Chicago’s Big Ten Team

There comes a time in each youngster’s life when her parents finally bite the bullet and take her to her first game. For us, that day was Saturday and that event was the Wisconsin/Northwestern football game in Evanston. Lindsay is a Wisconsin alum and Northwestern, in case you hadn’t heard, is Chicago’s Big Ten team (even though its own fans are routinely outnumbered in its own stadium). What better reason to make the trek to Evanston for Lauren’s first (semi) major sporting event?

My only issue with this plan was that I’ve been teaching (or training or brainwashing, depending on your perspective) Lauren to become an Iowa Hawkeye fan. At one point earlier this season Lindsay started to realize this and went full press with the Badgers. To counter this, I shared the basic fact that badgers are, in fact, mean animals. Lindsay was not impressed.

So there really was no plan. I hadn’t bought tickets, not wanting to commit ourselves in the event the three year old was uncooperative. I didn’t really even know where to park, with my last experience at a Northwestern game having taken place in 2008. The only thing we knew was that a former classmate of Lindsay’s was attending a tailgate “on the west side of the west parking lot at a Northwestern painted ambulance. Seemed like it would be easy enough to find.

Along the way, and it may have been because it was too early, there seemed to be far more scalpers looking to purchase than sell tickets. Not a great sign. As we approached the west lot, I decided to raise three fingers, the international sign for “I need three tickets.”

It took a few minutes but the first good Samaritan claiming to need tickets asked, under his breath, “How much you looking to spend? I’ve got them on the 30 or the 50.” This guy had no idea he was dealing with a former expat that had spent years haggling on the mean streets of Dilli Haat. My response, “Not sure – what’s it cost on the 30?”

“$75.” I knew it was too early to buy so offered him something that wouldn’t insult him (not sure why I was worried about insulting him, but as someone that’s negotiated foreign currency exchange rates on the black market in Kathmandu, it seemed like the stand up thing to do) – $50. He declined, and we politely went our separate ways. At least I had some idea the market.

A few minutes later, my three fingers still extended in the air as we searched for the purple ambulance, two women approached Lindsay and asked, “Do you need three tickets?” At first, I thought maybe it was the friends Lindsay had planned to meet (I had never met her friends and these women seemed similarly aged and were wearing Wisconsin gear). But no, they were simply friendly Wisconsin fans looking to unload the season tickets of their friends that were unable to attend. We started talking, quickly got to price, and there first offer was, “I don’t know, like $40.”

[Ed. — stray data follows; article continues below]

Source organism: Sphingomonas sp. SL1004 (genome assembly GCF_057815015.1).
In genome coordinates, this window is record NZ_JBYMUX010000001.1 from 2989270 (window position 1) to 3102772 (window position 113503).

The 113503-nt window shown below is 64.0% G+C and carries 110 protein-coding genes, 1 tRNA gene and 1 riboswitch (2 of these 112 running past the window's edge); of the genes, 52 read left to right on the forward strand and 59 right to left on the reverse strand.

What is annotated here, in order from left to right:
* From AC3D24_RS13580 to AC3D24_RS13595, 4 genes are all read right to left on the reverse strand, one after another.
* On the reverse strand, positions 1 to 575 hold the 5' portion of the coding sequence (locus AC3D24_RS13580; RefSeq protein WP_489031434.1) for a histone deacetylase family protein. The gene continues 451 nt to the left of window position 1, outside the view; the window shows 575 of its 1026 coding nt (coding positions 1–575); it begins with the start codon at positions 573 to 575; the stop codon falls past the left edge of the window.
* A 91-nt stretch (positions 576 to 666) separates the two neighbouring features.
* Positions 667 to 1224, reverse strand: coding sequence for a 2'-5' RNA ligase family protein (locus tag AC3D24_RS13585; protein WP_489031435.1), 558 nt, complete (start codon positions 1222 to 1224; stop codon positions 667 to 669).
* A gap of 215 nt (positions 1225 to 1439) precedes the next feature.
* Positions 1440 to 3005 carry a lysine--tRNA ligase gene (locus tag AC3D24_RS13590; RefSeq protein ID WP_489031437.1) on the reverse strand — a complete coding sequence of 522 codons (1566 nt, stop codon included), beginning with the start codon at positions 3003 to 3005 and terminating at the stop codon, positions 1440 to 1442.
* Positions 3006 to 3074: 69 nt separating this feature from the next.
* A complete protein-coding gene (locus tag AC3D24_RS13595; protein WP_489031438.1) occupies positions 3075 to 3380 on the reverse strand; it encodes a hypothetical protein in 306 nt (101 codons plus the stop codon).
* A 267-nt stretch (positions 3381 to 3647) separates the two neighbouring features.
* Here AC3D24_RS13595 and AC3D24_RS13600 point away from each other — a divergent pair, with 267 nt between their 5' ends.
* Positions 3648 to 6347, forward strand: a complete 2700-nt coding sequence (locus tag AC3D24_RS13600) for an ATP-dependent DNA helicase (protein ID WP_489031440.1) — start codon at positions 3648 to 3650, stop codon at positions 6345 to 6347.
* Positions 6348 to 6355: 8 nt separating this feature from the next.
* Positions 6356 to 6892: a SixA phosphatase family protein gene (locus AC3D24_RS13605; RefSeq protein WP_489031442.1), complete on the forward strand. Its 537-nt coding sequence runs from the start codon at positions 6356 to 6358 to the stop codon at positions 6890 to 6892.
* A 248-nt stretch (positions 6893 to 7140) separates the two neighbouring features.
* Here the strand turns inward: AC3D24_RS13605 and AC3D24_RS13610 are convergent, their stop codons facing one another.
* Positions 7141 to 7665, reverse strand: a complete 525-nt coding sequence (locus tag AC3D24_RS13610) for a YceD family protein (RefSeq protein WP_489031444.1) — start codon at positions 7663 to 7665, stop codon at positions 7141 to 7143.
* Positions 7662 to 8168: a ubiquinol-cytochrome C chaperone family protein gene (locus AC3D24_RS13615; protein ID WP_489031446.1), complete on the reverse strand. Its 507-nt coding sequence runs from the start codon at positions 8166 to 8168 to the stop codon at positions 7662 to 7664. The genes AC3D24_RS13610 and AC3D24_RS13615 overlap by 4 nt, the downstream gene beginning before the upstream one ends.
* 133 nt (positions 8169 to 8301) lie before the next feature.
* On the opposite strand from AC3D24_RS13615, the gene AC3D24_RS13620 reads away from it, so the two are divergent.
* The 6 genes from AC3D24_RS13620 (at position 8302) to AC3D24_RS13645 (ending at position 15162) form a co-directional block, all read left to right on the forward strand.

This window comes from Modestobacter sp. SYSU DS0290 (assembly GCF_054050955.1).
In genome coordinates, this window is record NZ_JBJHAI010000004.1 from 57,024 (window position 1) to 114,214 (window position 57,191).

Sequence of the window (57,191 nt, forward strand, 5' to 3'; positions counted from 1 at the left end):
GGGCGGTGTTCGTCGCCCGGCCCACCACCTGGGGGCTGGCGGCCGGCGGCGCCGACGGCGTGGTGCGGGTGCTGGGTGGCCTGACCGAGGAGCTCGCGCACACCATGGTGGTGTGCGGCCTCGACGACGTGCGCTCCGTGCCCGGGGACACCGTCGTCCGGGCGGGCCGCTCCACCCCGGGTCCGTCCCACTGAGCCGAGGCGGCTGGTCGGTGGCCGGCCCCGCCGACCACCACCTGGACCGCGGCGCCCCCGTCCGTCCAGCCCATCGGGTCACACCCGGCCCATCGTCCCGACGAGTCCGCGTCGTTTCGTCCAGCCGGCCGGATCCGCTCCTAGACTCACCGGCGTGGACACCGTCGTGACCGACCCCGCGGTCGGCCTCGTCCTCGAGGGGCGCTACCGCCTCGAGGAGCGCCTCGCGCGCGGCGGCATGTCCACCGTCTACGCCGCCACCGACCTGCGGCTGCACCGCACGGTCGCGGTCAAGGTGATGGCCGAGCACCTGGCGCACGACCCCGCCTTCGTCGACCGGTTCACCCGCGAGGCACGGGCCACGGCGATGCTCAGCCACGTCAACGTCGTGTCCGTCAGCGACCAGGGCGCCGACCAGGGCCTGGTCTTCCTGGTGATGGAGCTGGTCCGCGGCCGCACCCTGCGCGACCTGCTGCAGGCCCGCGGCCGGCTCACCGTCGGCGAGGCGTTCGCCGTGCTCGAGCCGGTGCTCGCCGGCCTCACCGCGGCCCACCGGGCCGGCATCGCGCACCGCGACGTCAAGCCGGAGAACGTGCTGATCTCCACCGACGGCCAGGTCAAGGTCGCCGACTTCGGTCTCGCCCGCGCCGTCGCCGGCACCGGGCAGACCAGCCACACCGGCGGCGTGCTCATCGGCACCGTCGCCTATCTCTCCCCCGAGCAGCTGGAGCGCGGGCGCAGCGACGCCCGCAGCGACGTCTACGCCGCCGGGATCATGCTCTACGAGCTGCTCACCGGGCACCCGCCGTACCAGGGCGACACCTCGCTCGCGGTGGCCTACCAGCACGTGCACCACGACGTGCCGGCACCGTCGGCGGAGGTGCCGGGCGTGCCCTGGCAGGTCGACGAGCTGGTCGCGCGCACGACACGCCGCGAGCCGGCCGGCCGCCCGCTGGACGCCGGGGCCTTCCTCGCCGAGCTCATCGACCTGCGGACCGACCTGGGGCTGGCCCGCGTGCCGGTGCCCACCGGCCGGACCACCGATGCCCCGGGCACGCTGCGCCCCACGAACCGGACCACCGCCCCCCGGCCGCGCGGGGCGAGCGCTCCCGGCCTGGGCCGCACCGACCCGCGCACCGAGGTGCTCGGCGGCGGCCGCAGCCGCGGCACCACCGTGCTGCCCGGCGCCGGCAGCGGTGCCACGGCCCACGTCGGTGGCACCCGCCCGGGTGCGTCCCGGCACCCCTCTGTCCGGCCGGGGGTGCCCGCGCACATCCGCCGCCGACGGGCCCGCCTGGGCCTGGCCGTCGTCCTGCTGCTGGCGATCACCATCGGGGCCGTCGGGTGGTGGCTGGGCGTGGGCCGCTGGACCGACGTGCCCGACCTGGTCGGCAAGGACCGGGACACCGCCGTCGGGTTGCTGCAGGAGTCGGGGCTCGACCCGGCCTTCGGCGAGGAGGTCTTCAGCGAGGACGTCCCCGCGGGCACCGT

We followed them back to their tailgate (their brother-in-law had the tickets – seriously, if they weren’t Wisconsin fans, it would have seemed like a pretty obvious scam of some sort) and quickly finished the transaction. Our only plan was to resume our search for the illusive purple ambulance, but before we could leave, we were being offered food and drinks. It seems like it would have been pretty rude to have simply purchased tickets and left without a beer. I’ll never root for the Badgers against Iowa, but this type of hospitality is tough to beat.

We never did get a chance to find that purple ambulance. We made some new friends, I think Lindsay even made some sort of connection with one of the sisters. The daughter was her usual charming self, making herself at home, picking at strangers’ food as only a three year old can.

As kickoff approached, we said good bye to our newest dearest friends and walked the 50 yards to the entrance. The seats? Surprisingly good. A little low (third row behind the bench) but on the 35 yard line. Bottom line, you could do a lot worse.


The camera was on a dolly to follow the action else it may have been a little annoying.

We made it to halftime – about what we expected before our daughter lost interest. She watched a bit of the band, saw Bucky the Badger up close, seemed enthralled by Willie the Wildcat (I didn’t even know the Northwestern mascot had a name, but I guess it makes sense), and we made our way to the exit – well in front of the rush at the end of the game.

What did I learn at Lauren’s first game? A few things:

  • Even something as innocuous as buying football tickets on the street can lead to a little adventure
  • Northwestern is a great place for a first game – not too big, not too serious. It’s like Columbus except the exact opposite
  • If you spend too much time trying to brainwash your kid to be a Badger fan or a Hawkeye fan, she might just become a Northwestern fan

Will we be back? I think we will – based on the current Big Ten schedule, Iowa and Wisconsin alternate years in Evanston, so as long as there’s no realignment (which rarely, if ever, happens in college football), we may have a new annual tradition on our hands to see Chicago’s Big Ten Team, which is pretty much any team playing Northwestern in Evanston.


2 Comments on “Chicago’s Big Ten Team

  1. We will work her up to a Beaver stadium visit. (We will be sure to have PSU NOT be playing Iowa for that game)

    • I convinced her to watch a little bit of Saturday night’s game under the guise that we’d probably see Ellen on TV.

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